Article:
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Home Prices Reach All-time High as For Sale Inventory, Mortgage Rates Challenge Affordability

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Home Prices Reach All-time High as For Sale Inventory, Mortgage Rates Challenge Affordability

Picture of Chris Nebenzahl

Chris Nebenzahl

Home prices rose to an all-time high in May according to data released by the National Association of Realtors last week. The median home price in the U.S. is $419,300, up more than 55% from its pre-pandemic level. Not only are prices at all time highs, but mortgage rates that have remained around 7% have made homebuying exceedingly difficult for many Americans. As such, existing home sales fell for the third consecutive month. Housing affordability and the undersupply of housing is becoming a growing issue as the election nears. Gen Z voters have voiced that housing affordability is the issue they care most about in the upcoming election, and it will be widely discussed on the campaign trail. Despite the boom in multifamily development, we remain in a housing shortage nationwide. As demand remains elevated, new apartment units will be absorbed, as the debate over housing affordability and development will continue to intensify.

The multifamily sector has seen firsthand how supply and demand impact pricing in housing. As supply has increased, rents and occupancy rates have fallen while concessions have increased quickly. The consumer has had the upper hand in many markets, especially in the sunbelt over the past 2 years. We can see the demand for housing very clearly, we just need to counter the demand with more housing supply. All types of housing will be needed to solve the affordability issue. Single family for sale, single family rentals and apartments will all contribute to easing the affordability challenges, and the onus is on local governments and communities to accept, approve and promote development of new housing.

Key Takeaways – Data as of 06/23/2024

Traffic and Leases:

  • Traffic and leasing were unchanged at the national level last week. The average community sees 8 tours per week and signs 2.7 leases each week.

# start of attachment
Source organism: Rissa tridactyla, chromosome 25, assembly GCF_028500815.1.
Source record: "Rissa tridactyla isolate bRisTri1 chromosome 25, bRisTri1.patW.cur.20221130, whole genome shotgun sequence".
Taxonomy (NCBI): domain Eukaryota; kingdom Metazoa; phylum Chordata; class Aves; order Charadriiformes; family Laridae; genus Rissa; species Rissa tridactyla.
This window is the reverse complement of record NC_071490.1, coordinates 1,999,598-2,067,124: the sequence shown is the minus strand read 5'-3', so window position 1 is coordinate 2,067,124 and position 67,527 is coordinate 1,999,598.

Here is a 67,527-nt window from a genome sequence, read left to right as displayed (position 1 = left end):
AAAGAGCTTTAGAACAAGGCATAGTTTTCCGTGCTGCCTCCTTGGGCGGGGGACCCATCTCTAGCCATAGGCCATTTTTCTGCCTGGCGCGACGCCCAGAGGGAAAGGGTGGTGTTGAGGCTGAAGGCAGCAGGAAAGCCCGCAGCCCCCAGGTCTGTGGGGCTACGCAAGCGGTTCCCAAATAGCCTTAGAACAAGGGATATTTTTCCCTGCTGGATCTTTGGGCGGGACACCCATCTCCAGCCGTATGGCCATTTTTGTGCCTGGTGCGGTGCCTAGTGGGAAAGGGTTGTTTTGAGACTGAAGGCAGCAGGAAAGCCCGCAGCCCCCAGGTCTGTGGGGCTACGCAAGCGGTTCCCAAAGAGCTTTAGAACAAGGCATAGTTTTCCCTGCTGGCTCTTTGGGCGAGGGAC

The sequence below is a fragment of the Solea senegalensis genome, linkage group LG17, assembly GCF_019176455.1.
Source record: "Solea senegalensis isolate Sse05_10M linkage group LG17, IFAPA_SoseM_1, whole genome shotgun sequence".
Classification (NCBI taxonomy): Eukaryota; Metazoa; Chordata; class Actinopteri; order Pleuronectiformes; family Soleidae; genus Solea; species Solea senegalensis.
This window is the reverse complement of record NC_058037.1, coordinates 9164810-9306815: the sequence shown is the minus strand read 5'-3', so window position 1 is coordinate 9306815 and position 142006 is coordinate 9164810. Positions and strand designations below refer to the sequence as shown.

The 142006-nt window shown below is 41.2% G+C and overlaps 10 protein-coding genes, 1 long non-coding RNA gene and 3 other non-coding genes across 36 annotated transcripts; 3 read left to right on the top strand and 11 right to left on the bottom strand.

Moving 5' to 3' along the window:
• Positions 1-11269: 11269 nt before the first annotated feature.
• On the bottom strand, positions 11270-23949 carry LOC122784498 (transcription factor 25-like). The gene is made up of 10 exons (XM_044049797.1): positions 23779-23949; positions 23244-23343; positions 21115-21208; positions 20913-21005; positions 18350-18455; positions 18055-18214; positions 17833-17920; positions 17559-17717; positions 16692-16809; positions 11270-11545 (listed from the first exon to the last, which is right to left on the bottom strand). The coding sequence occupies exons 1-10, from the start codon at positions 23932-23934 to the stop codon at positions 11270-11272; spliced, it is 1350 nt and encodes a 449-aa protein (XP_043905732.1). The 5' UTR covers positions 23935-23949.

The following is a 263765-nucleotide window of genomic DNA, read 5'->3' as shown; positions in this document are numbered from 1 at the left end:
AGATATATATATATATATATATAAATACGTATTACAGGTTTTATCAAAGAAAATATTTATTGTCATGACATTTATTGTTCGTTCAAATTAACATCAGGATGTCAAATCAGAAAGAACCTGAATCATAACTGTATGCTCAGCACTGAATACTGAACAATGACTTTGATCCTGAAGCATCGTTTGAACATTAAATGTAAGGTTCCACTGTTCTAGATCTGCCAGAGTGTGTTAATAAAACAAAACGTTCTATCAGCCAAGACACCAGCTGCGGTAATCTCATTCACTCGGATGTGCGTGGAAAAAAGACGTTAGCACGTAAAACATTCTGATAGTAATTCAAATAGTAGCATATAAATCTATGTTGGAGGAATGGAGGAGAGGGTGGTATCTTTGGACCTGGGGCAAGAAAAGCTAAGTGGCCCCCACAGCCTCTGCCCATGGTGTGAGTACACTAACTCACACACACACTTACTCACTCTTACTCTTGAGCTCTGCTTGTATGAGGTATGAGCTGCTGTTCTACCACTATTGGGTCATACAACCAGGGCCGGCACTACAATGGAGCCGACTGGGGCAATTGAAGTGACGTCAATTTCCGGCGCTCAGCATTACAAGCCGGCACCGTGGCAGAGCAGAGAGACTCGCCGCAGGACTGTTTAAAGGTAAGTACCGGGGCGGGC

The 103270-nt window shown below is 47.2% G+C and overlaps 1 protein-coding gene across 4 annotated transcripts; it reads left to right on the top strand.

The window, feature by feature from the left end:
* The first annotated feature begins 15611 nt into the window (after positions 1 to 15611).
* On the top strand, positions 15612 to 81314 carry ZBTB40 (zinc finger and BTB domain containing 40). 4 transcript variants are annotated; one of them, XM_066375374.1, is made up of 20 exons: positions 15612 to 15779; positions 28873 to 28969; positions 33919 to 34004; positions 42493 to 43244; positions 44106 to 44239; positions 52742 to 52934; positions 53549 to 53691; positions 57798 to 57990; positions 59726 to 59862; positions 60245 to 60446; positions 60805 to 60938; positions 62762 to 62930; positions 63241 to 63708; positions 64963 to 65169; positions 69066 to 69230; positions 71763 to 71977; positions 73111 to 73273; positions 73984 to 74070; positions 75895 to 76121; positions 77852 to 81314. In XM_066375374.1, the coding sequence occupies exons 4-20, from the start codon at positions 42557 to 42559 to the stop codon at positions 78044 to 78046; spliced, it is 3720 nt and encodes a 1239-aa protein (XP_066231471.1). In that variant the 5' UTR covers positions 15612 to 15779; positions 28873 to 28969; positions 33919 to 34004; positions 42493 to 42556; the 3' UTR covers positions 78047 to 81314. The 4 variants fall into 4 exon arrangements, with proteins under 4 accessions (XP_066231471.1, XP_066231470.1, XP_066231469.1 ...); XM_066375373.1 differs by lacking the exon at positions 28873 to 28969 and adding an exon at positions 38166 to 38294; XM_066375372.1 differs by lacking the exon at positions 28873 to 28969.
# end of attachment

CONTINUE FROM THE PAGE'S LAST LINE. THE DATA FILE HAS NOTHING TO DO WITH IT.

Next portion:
• Nashville and Huntsville, two markets that have struggled mightily over the past few years, saw the largest increases in traffic last week. Both markets are now back above the national average for weekly traffic.
  • San Diego, however, edged out Huntsville for the top spot in the leasing growth rankings. The Southern California metro added 0.3 new leases signed per property last week, and properties are averaging 2.5 new leases each week.
    • Boston and Chicago also had strong leasing weeks as their steady outperformance continues.

Occupancy and ATR:

  • Occupancy nationwide, fell one basis point last week and remains 28 basis points below its level from a year ago.
  • While the tiny drop in occupancy is not yet a cause for alarm, it marks the first time occupancy has fallen in a number of months. If occupancy begins to fall, rather than plateau as it normally does this time of year, it will indicate further challenges in other performance metrics in the second half of 2024.
  • The number of units available to rent continues to contract, showing the demand for housing, especially as new supply comes online. Nationwide, the average apartment has 12 units available to rent over the next 60 days.

Net Effective Rent:

  • The national net effective rent was unchanged last week, remaining at $1,824.
  • Detroit continues its strong performance as rents gained 70 basis points last week. Annual rent growth in the Motor City reached 4.5%, making it the second fastest growing market in the country.
  • New York also had a strong week last week. New York is the most expensive market in the nation by a comfortable margin, and average rents have increased more than $300 over the past two years.
  • Reno saw the largest weekly rent decline last week, however the market still maintains strong annual rent growth.

Revenue Per Available Unit:

  • RevPAU was also flat last week at the national level and remains down 1.8% year-over-year.
  • Aside from Detroit and New York, Albuquerque had a strong week, with both rent growth and occupancy increases contributing to its strong RevPAU growth.
  • Tampa rents continue to cool, putting pressure on RevPAU. The gulf coast metro has seen rents fall more than 4% over the past year, and RevPAU is down nearly 5%, as demand has been soft and absorption of new supply has been slow.

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Picture of Chris Nebenzahl
Chris Nebenzahl
Chris Nebenzahl is the Director of Economic Research at Radix, where he oversees all macroeconomic and multifamily market analysis. Chris has 15 years of multifamily experience in data analytics, research, asset management and acquisitions. Prior to his time in the multifamily industry Chris was a portfolio manager at Bank of New York, focusing in the government and commercial fixed income sectors.
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